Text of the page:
Red-bellied WoodpeckerMelanerpes carolinus
10" (25 cm). Barred black and white above; pale buff below and on face; sexes similar except that male has red crown and nape, female red nape only. Reddish patch on lower abdomen is seldom visible in the field.
Chuck-chuck-chuck, descending in pitch. Also a loud, often repeated churrrr.
querr calls & drums
woika-woika (interaction call)
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Open and swampy woodlands; comes into parks during migration and to feeders in winter.
Breeds from South Dakota, Great Lakes, and southern New England south to Gulf Coast and Florida. Northernmost birds sometimes migrate south for winter.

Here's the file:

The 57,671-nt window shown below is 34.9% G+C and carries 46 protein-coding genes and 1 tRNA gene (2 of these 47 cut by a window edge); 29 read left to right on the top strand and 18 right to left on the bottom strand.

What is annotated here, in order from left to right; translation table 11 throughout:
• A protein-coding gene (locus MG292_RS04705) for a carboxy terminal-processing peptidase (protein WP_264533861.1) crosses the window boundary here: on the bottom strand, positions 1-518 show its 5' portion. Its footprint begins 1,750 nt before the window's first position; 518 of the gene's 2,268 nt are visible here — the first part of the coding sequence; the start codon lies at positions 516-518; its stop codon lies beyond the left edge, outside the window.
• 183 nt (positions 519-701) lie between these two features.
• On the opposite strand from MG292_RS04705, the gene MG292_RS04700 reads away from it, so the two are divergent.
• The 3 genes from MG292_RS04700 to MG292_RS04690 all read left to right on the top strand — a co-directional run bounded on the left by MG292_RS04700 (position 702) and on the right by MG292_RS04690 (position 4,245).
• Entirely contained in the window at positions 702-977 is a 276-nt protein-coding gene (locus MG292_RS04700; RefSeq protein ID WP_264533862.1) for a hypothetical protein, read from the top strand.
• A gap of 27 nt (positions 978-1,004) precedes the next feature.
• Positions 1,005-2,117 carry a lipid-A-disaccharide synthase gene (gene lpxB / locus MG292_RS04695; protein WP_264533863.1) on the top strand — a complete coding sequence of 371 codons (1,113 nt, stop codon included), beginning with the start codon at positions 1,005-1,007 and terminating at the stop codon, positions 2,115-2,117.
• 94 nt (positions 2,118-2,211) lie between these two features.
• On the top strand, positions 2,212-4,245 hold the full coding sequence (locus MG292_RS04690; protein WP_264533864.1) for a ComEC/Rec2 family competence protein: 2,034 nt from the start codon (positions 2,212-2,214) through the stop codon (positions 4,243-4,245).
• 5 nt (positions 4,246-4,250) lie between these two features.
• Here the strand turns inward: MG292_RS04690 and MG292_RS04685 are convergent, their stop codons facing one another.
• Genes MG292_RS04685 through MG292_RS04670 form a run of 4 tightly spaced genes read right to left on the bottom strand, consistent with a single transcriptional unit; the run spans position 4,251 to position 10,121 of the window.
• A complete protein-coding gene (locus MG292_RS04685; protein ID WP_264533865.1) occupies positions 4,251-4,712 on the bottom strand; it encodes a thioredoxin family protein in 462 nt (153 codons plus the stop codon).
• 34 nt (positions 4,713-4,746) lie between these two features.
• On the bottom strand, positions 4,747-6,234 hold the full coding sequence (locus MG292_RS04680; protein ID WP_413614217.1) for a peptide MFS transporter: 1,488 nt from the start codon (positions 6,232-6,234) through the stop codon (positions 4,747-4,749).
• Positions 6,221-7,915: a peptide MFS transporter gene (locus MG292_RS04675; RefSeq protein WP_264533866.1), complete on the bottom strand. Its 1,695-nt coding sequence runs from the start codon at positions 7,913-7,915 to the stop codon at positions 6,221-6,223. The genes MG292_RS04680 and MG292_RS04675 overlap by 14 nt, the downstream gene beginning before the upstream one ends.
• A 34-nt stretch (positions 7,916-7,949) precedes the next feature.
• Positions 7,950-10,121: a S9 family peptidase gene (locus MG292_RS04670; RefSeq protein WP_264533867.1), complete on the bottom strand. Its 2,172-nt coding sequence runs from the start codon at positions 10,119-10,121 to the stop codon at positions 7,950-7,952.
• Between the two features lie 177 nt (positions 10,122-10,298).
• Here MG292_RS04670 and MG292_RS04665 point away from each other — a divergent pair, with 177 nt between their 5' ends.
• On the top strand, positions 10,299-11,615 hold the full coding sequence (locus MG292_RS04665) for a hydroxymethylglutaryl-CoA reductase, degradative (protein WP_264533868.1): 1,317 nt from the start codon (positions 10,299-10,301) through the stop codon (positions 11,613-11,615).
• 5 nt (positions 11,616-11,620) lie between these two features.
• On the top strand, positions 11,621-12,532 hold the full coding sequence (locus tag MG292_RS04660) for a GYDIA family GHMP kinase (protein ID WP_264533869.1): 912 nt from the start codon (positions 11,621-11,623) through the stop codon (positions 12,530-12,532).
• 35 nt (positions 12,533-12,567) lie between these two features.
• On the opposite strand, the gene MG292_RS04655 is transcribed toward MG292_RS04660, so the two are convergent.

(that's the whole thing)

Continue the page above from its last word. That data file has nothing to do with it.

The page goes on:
A common woodpecker over much of the South, the Red-bellied is scarcer farther north but has expanded its breeding range northward in recent decades. Like most woodpeckers, it is beneficial, consuming large numbers of wood-boring beetles as well as grasshoppers, ants, and other insect pests. It also feeds on acorns, beechnuts, and wild fruits. It is one of the woodpeckers that habitually stores food.
4 or 5 white eggs in a tree cavity, often at edge of woodlands.